Just about everyone who spends more than a week in Bali will run into a major temple ceremony. Nearly all of these ceremonies are what are called Odalans. So what is Odalan all about?
Text Rio Helmi
Images © Xenia Blair
For the most temples in Bali their anniversary of establishment, odalan is celebrated on the cycles of the 210 day pawukon calendar, although there are some exceptions that are celebrated on the lunar sasih month calendar. There are even other ceremonies that are celebrated once a decade ( e.g. pancawalikrama) and even once a century (e.g. Eka Dasa Rudra in Besakih).
Let’s take a quick look at the average Odalan that each and every temple in Bali, whether it be one of the three village temples that are found in most villages outside of the more ancient Bali Aga or Bali Mula villages or clan/family temples.
The Pawukon calendar is a complete cycle of weeks of different lengths (right up to 10 days) the most important of which are the three day, five day, and 7 day weeks. It is also the calendar on which two of the most important holidays, Galungan and Kuningan fall. Of the main calendars that are consulted in Balinese culture (Pawukon, Lunar (Sasih), Sidereal (Lelintangan) in order of importance) the pawukon orders many practical aspects of community life – markets, etc.
Odalans involve inviting the gods related to a specific temple either by direct residence or by local/regional affiliation to take be “seated” within the temple after first being ritually bathed, and then being made special piodalan offerings upon entering the temple. This is done in a communal fashion, led by the priests of the temple. Elaborate processions to the local holy springs or even to the seas, then back to gates of the temple mark this phase. For bigger temples with a more regional significance, the gods from various outlying temples that are related will also be invited.
part of procession bringing the gods into the temple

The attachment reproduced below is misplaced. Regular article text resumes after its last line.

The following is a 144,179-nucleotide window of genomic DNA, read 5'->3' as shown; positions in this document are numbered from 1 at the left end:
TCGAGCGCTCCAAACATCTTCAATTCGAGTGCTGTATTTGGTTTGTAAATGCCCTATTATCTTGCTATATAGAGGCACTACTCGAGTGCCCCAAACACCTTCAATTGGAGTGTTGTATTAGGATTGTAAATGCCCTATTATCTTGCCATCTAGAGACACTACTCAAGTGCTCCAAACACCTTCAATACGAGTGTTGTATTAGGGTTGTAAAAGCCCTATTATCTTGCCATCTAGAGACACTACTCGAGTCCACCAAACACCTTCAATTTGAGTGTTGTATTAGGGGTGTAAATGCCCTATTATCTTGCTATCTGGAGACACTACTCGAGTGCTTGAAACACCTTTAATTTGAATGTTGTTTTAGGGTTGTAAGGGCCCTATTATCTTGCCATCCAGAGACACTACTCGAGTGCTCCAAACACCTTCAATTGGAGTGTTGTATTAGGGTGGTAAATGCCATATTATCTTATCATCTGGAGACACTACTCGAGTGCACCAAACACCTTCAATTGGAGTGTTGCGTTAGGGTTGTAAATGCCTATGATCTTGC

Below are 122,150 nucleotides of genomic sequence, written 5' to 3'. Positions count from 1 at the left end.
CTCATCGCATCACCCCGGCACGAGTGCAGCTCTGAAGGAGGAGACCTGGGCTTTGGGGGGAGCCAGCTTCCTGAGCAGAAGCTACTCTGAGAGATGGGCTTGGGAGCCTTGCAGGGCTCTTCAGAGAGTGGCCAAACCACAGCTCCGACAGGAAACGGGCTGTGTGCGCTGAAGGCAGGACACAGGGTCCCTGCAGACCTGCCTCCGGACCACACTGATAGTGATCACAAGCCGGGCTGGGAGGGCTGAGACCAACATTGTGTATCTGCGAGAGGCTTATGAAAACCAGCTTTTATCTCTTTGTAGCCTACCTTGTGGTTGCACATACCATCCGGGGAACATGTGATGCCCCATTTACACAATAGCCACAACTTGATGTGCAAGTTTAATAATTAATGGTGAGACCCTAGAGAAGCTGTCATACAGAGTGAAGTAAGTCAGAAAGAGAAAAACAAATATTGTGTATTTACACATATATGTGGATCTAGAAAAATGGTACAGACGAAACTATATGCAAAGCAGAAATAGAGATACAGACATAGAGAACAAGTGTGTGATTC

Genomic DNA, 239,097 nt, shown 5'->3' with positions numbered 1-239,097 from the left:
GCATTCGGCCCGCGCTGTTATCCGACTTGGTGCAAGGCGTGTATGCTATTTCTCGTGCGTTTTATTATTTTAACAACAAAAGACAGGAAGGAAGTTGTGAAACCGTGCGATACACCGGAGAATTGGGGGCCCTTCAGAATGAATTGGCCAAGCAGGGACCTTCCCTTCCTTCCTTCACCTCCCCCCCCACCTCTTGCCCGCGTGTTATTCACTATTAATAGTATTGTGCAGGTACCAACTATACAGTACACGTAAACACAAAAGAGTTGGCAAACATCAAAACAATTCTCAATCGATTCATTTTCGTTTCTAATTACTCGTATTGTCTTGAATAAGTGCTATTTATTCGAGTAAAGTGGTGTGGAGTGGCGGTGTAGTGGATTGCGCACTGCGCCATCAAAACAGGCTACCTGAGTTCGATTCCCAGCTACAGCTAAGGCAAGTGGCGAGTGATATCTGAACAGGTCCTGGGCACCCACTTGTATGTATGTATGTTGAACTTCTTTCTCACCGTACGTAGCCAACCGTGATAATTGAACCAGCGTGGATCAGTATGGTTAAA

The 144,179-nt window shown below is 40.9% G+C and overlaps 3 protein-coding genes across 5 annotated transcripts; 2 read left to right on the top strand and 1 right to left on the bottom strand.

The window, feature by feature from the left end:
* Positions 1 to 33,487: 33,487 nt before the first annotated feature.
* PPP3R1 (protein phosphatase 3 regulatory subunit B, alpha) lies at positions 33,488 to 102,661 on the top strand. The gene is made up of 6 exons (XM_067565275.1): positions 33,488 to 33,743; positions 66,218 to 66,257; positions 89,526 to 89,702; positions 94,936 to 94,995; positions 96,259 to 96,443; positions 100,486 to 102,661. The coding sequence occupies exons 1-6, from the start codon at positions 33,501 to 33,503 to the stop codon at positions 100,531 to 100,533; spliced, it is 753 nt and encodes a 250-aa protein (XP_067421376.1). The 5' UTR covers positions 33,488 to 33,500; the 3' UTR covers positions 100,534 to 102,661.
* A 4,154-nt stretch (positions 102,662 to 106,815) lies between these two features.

After this then there is the phase of maturan where members of the community as individuals or en famille come and pray to the gods in the temple. There are also special performances offered (dance, the reading of ancient legends, etc) by those who are proficient. Then there are final closing ceremonies.
Underlying the whole proceeding, whether it be a small village temple odalan or a much larger one, is a sense of community participation. It is important for all members of the community who are healthy or who are not still in a period of official mourning to attend. So much so that some of the more cynical have a saying “pang kwale ngenah” – just as long as you’re seen.
Cleansing water upon entering the temple
and blessing water after prayers.
Boys hang out together
Above and below: While for young girls the odalan can be almost like a debutante affair
which wouldn’t be complete without the requisite smartphone snaps (below)
But there is definitely more than that. The odalan not only brings a community together but it also serves as an important base for the transfer of culture from generation to generation.
The young are exposed in both conscious and subconscious ways to their culture, arts and traditions. It is not uncommon to see mere infants swaying and making rudimentary agem dance postures and hand gestures to the hypnotizing sound of the gamelan. For many who young girls it is almost like a debutante affair – appearing in a procession for the first time, the younger boys eventually playing in the gamelan. Married women participate in another part of the processions, make offerings and so forth. For older performers it is also a chance to pass on something of the spirit of their arts
Priests perform their duties tirelessly. The ‘sesari’ (money slipped into the offerings) goes to expenses for the ceremony and contributions. Each family puts in a certain amount of time working (ngayah). For performers their performance is also ngayah. In fact the odalan is key in the continuum of Balinese tradition and community life.
Children are immersed in the arts and culture from a very young age
Above: Even performers past their prime are welcome to ‘ngayah’, passing on the spirit of their art. Below: priests and priestess perform their duties selflessly.
These images were all taken during a recent odalan in Nyuhkuning.